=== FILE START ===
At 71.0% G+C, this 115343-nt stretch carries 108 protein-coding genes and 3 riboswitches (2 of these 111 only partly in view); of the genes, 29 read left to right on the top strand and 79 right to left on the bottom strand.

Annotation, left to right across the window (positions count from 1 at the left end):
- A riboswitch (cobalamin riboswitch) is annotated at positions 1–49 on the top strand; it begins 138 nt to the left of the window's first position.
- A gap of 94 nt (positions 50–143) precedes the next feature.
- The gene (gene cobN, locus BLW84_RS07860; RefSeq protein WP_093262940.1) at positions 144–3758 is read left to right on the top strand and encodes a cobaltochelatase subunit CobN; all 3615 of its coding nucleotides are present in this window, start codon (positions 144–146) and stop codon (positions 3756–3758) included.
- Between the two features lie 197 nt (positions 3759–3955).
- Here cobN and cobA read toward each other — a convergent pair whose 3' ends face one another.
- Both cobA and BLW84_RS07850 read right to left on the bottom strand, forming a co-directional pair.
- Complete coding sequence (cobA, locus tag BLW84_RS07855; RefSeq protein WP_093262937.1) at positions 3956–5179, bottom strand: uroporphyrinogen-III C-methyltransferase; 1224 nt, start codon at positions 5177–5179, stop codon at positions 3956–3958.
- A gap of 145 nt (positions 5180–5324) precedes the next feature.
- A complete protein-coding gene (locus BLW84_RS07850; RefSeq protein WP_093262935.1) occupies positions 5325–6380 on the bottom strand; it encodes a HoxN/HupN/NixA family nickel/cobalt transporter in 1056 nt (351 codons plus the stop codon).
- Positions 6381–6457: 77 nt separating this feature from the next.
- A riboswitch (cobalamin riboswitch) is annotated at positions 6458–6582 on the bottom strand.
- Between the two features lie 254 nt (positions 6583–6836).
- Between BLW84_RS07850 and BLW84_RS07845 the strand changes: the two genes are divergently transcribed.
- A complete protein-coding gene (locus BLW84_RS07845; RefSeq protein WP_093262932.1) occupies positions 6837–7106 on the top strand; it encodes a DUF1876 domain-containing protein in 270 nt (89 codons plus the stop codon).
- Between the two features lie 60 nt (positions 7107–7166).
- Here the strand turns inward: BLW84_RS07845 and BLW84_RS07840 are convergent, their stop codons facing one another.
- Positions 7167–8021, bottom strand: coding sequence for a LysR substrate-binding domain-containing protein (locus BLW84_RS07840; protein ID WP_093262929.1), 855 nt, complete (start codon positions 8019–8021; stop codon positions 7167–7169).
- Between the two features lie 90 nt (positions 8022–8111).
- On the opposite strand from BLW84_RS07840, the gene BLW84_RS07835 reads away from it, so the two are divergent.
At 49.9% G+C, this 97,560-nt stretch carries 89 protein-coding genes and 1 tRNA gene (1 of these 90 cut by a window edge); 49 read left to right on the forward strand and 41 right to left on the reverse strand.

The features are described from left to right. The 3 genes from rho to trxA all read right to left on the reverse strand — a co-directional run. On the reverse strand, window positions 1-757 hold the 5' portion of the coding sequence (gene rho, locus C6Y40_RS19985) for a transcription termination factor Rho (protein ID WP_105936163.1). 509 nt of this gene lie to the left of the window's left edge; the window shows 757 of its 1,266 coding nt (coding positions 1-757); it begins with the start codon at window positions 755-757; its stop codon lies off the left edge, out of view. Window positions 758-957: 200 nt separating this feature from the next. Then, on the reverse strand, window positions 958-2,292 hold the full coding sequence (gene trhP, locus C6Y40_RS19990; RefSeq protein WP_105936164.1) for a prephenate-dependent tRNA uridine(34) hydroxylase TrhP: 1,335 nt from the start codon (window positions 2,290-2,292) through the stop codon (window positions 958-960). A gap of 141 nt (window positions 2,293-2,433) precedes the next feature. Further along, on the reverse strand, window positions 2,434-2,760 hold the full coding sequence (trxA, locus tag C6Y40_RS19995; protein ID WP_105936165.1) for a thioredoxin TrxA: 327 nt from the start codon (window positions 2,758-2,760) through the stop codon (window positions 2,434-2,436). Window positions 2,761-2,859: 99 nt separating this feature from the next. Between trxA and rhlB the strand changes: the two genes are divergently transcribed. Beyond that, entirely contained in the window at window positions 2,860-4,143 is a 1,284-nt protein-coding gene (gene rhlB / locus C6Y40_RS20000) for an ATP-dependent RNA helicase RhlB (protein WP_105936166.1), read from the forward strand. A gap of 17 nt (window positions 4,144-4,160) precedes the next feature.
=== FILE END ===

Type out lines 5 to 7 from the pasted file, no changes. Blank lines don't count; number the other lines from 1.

- The gene (gene cobN, locus BLW84_RS07860; RefSeq protein WP_093262940.1) at positions 144–3758 is read left to right on the top strand and encodes a cobaltochelatase subunit CobN; all 3615 of its coding nucleotides are present in this window, start codon (positions 144–146) and stop codon (positions 3756–3758) included.
- Between the two features lie 197 nt (positions 3759–3955).
- Here cobN and cobA read toward each other — a convergent pair whose 3' ends face one another.